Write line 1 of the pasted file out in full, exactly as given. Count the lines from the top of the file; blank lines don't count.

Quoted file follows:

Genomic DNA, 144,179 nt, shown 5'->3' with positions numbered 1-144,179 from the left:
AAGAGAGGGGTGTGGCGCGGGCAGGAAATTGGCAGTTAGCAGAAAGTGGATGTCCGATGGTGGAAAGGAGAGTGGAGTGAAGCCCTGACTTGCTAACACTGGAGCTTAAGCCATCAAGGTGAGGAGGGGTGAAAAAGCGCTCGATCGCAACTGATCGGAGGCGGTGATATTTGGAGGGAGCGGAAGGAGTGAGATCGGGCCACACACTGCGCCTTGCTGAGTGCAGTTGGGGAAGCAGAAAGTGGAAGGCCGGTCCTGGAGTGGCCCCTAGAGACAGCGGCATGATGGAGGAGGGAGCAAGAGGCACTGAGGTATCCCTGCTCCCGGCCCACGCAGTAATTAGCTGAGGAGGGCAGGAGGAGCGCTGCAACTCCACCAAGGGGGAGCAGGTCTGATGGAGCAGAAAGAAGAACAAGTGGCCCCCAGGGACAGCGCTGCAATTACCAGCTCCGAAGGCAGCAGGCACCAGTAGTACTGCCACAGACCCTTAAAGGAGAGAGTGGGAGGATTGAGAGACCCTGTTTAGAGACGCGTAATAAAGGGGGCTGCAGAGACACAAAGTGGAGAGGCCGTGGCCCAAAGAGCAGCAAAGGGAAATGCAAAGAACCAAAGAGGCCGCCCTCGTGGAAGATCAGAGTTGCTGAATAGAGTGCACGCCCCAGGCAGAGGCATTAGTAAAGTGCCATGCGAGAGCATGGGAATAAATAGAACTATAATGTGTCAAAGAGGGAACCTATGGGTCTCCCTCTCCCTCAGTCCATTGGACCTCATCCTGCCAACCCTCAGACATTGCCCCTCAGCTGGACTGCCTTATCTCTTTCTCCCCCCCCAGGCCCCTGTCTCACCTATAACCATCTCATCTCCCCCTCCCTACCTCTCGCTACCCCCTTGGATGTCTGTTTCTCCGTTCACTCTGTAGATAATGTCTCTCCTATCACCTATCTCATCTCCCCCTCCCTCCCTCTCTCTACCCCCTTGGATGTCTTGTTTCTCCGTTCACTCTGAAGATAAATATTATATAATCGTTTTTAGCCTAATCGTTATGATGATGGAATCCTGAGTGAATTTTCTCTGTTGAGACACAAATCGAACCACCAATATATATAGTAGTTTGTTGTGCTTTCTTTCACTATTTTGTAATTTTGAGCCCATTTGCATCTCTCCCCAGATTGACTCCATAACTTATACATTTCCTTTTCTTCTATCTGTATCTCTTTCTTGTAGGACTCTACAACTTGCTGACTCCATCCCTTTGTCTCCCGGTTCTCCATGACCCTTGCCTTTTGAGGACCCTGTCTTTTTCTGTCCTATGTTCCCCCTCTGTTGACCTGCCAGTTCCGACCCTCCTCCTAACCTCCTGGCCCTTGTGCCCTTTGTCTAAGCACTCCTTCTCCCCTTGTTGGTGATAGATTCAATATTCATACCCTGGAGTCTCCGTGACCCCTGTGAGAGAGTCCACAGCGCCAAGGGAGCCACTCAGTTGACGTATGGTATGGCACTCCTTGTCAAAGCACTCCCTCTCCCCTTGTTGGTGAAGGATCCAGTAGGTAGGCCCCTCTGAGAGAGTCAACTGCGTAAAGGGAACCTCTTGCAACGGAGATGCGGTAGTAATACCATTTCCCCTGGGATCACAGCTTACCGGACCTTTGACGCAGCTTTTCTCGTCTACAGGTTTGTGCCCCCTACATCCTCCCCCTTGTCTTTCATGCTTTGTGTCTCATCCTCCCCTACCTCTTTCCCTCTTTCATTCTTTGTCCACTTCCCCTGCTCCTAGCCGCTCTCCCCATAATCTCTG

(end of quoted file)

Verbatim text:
Genomic DNA, 144,179 nt, shown 5'->3' with positions numbered 1-144,179 from the left: